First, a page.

Well said jeandegingins! Being among the “approved” ITM session instruments, the flute struggles to be heard. I’ve first-hand knowledge because for 15-odd years I played a “quiet” flute in sessions, and sometimes had trouble hearing myself. I’ve recently acquired a newer and stronger instrument, and yes, flauta dolce, I DID, in my excitement, tend to overblow it at first, and found myself being the culprit you’ve described. But a year later, I’ve realized that jeandegingins’ concept of “lift”, which does indeed sometimes find me “blowing” harder, is what playing the ITM flute in any circumstance is all about.

Re: Fellow sessioneers: blowing hard in the flute.

Good one, fd. I don’t think anyone will ever accuse *you* of blowing too hard - you have a lovely sweet tone.

… But there are some players who do blow very hard indeed and who still make a nice sound, though admittedly not as sweet as yours. There’s a fella up in Sligo (I’ll mention him, although people up there who know him will doubtless groan - Pat Mahon - great musician, though) who blows really really hard. You can hear him a mile off, but, to me, it sounds great. Strangely, there’s an odd sort of *delicate* quality to the sound - it’s sometimes difficult to tell what octave he’s playing in …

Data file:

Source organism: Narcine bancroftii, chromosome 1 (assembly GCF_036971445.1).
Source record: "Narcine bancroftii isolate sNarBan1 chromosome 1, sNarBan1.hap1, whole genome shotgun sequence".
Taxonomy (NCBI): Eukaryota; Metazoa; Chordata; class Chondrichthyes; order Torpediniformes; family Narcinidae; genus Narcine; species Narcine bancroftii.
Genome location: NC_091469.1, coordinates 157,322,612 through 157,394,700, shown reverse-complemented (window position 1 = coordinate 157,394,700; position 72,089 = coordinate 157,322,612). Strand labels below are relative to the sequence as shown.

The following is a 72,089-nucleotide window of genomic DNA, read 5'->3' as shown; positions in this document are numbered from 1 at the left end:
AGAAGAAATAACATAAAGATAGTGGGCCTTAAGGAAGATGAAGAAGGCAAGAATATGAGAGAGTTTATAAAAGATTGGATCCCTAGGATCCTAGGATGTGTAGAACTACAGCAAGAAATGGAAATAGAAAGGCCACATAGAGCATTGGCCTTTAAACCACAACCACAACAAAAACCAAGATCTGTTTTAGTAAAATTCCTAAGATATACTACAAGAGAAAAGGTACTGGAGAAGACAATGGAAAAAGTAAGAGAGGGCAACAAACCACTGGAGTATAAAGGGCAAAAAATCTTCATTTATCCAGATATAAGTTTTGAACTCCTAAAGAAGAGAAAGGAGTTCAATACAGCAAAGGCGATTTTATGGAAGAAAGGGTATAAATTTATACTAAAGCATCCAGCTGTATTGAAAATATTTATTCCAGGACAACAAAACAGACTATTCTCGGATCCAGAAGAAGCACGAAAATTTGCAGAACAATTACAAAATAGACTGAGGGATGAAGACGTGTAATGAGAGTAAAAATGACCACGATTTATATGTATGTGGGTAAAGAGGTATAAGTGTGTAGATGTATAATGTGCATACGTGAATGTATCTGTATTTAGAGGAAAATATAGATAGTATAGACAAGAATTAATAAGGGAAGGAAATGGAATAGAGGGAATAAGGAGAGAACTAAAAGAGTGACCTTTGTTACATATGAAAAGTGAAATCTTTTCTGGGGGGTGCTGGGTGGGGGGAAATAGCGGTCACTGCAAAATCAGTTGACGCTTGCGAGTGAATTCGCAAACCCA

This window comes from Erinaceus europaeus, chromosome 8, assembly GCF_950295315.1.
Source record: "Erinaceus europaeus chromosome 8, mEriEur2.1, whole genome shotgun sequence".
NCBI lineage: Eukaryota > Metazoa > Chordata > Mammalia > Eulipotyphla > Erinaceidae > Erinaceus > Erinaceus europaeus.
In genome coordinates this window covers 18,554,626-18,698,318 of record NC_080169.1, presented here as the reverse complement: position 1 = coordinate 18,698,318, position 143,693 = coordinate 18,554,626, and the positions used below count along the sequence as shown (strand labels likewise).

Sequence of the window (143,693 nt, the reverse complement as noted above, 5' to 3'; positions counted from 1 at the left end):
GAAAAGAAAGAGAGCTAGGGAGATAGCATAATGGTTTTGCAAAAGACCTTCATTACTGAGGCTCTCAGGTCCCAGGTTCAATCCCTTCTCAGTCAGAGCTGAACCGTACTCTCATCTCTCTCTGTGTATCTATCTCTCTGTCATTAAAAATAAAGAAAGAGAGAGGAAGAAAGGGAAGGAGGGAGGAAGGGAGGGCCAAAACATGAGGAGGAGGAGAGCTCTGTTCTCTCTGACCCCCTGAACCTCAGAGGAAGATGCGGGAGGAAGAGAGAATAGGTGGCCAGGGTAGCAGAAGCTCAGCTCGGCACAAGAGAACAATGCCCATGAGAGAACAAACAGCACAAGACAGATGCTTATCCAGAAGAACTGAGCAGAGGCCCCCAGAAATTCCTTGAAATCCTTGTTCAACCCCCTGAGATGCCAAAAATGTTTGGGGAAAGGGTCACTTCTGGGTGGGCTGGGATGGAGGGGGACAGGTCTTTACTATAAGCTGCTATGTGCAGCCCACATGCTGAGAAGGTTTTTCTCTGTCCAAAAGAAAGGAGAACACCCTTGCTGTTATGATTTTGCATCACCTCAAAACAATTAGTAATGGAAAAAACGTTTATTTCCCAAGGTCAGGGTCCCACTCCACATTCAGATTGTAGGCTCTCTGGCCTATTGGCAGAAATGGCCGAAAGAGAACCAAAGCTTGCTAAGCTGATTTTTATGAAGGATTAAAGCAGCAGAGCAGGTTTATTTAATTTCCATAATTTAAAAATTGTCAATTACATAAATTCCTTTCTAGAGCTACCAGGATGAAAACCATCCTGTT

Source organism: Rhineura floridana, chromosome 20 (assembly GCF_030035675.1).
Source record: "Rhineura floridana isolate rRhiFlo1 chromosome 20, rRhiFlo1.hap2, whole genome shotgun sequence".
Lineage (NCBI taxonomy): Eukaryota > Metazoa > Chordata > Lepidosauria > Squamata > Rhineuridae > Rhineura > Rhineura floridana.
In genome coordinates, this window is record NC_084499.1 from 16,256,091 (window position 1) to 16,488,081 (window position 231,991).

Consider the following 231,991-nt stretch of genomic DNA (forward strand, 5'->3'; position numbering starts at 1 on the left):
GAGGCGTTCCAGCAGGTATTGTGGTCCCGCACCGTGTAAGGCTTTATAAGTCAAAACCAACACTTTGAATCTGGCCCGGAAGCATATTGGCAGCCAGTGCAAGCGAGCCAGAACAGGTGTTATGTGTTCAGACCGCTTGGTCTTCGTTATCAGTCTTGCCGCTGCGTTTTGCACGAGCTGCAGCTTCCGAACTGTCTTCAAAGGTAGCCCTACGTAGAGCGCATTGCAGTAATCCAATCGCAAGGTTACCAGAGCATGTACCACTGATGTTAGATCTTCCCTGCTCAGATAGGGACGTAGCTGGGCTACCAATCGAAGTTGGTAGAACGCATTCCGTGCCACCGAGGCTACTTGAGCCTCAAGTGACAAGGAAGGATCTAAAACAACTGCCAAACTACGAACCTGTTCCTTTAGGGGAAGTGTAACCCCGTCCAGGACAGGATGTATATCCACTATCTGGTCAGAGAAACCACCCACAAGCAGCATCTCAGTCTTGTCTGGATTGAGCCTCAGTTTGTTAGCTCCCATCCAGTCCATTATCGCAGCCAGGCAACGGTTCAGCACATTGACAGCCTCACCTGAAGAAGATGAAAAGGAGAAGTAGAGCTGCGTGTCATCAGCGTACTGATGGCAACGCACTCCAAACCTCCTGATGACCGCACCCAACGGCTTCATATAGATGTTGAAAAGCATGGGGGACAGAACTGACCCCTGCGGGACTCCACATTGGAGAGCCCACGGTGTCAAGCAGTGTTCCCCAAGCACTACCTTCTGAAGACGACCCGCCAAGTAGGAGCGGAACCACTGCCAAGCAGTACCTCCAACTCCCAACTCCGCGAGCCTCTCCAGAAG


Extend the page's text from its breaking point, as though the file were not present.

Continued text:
How’re you keeping anyway? I’ll be over in July, so maybe I’ll see you then.

Re: Fellow sessioneers: blowing hard in the flute.